Brendan ConstantineWell it had to happen, and so it has, today I spotlight the uber talented Brendan Constantine.  If you have not seen him perform/read his work and you had the chance to, you have cheated yourself out of an experience you will not forget. Outside of being an absolutely great feature if you have your own reading you host, Brendan is a teacher. He teaches children, he does workshops at CAFAM (Craft and Folk Art Museum) and he volunteers with the Alzheimer’s Project. My mother has Alzheimer and I often fear this will be my final outcome, and I certainly wish there was a Brendan in my mother’s life earlier. Someone who would help her get out all she had to get out through writing, and feel creative and powerful again. This is what I truly love about Brendan he does that for people. He makes them feel powerful through words whether they are a 10 year old or 80 year old. He brings joy with words. When Brendan submitted his work to Wherewithal, a magazine I co-founded I felt honored that he even knew we existed.

I have gushed over this man enough, just let me say Brendan tours (those of you in the Los Angeles area have about a million opportunities to see him this month, New Your you only have Sarah Lawrence Poetry Festival) and when he does catch him, please, it’s for your own good. Until that time, buy Letters to Guns, and then you can also pick up his other two books once you fall in love with his words.


First let me show you Brendan doing his thing so that you want to run out and see him.  This video is from youtube, where you can find many more.


And here is a poem that I was so grateful to him for allowing us to feature on Wherewithal Magazine.



Whatever gets between us and the sky
becomes the sky / It’s how we start to
wish on the flicker in a smoke alarm /
how sometimes the bed seems hidden
under moss / We sit long after the lamps
go down / The park so dark / the moths
dive at our phones / It makes sense to
laugh down the street / The street waits
its turn / then rolls out its black receipt
for things we don’t remember / We
can’t read the numbers / What we owe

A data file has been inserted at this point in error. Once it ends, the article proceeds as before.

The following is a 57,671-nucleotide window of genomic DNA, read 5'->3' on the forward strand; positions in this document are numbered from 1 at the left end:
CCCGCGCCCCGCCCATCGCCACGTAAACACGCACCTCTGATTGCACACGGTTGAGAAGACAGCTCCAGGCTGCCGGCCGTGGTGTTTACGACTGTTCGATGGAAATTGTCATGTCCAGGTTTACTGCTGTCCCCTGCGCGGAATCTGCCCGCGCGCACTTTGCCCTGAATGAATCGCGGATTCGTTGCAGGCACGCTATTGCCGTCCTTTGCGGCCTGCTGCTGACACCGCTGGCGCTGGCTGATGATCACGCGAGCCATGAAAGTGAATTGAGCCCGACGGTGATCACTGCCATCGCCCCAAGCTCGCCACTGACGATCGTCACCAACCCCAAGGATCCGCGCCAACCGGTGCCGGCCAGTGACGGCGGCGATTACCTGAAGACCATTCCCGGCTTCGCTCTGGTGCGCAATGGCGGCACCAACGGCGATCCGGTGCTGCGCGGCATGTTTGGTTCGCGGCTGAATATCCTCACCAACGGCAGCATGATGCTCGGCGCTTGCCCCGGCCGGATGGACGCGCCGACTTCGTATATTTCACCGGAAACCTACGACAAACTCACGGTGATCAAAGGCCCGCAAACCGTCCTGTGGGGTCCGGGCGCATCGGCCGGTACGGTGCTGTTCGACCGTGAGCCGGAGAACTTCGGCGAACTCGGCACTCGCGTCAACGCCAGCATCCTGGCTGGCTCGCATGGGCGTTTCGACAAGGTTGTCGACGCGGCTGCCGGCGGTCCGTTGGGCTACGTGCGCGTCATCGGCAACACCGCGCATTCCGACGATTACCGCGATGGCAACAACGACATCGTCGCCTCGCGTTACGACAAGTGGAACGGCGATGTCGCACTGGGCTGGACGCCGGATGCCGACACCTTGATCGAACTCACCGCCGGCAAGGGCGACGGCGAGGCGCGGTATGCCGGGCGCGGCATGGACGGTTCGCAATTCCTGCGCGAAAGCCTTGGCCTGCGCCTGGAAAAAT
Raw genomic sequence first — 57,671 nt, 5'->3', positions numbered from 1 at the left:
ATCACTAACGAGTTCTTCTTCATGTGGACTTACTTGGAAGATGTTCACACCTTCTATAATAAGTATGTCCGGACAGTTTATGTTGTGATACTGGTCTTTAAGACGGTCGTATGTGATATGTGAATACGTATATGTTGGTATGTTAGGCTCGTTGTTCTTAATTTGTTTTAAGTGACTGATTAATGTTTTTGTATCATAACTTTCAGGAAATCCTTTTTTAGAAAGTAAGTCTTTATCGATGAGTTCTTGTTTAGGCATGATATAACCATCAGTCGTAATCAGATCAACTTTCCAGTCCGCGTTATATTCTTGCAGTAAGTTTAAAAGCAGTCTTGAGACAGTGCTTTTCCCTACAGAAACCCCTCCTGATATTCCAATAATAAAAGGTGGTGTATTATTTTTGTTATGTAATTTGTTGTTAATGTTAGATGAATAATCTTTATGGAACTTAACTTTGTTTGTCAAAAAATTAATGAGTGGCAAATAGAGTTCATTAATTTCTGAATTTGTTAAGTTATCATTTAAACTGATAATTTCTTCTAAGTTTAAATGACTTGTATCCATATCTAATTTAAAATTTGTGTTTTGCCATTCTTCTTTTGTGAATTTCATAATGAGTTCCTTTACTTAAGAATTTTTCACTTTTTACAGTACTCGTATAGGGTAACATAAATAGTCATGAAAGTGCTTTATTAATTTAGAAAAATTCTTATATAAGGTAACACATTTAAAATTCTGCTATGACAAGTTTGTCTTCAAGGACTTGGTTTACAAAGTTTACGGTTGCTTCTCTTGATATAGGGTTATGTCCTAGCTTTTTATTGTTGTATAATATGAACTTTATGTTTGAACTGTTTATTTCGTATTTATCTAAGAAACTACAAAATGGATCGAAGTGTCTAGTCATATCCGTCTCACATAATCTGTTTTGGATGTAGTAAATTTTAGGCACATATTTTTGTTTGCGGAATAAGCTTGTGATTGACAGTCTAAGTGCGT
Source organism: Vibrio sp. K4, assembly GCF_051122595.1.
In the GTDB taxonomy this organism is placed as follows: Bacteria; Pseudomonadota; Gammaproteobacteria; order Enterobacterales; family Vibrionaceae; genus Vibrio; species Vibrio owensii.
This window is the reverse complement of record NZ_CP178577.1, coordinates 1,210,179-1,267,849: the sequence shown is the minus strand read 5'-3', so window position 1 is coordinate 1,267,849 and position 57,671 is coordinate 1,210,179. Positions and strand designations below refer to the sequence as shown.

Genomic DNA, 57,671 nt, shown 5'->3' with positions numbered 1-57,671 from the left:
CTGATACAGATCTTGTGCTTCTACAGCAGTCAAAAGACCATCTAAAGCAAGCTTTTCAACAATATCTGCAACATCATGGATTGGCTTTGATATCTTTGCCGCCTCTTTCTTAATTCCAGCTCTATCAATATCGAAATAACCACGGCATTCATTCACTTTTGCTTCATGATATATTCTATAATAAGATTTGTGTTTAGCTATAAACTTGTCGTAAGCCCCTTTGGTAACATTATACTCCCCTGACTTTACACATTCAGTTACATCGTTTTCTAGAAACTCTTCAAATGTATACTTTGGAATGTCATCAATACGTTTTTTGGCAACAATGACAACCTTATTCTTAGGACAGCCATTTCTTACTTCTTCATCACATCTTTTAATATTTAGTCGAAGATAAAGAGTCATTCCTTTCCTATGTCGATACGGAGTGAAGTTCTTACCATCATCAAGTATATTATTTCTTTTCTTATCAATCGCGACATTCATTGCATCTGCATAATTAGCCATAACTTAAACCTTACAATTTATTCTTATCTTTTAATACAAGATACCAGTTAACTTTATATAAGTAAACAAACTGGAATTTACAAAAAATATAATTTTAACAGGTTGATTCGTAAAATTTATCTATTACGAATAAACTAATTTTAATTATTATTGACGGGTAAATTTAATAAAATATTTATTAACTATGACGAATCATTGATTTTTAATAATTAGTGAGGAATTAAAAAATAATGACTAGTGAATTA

is somewhere behind those trees in
the wallpaper / or way the other way

Day 8 ~ Mary Szybist

Screen Shot 2015-04-08 at 12.23.31 AMI read Mary Szybist‘s  Incarnadine, for a class in my MFA program. An assignment I do not recall, but the book I do. I was maddeningly in love with what Mary Szybist did with holy Mary and the crossing and the separating of herself and the holy mother in that book. I went to catholic school, was raised in the church so I found automatic familiarity with her work. But what I marvel about was how she did not forget the work behind the poetry. Her notes are extensive and I imagine her research was volumes of material that never even made it into the book.

For those of you going to AWP she will be part of the festivities. Get to her reading, and get to her panel. How do you miss the 2013 National Book Award Winner? Here’s a little information on those:

Saturday, April 11
AWP Conference Events in Minneapolis, MN
9:00 am: Panel on Charles Wright at 80: A Celebration of Poetry and Teaching:
Auditorium Room, Level 1
4:30 pm: Reading and Conversation with Linda Hogan and Eric Pankey:
Main Auditorium, Level 1

If you aren’t going, like my poor hiney here are a couple of poems to make you even sadder



Mary who mattered to me, gone or asleep
among fruits, spilled

in ash, in dust, I did not

leave you. Even now I can’t keep from
composing you, limbs & blue cloak

& soft hands. I sleep to the sound

of your name, I say there is no Mary
except the word Mary, no trace

on the dust of my pillowslip. I only

dream of your ankles brushed by dark violets,
of honeybees above you

murmuring into a crown. Antique queen,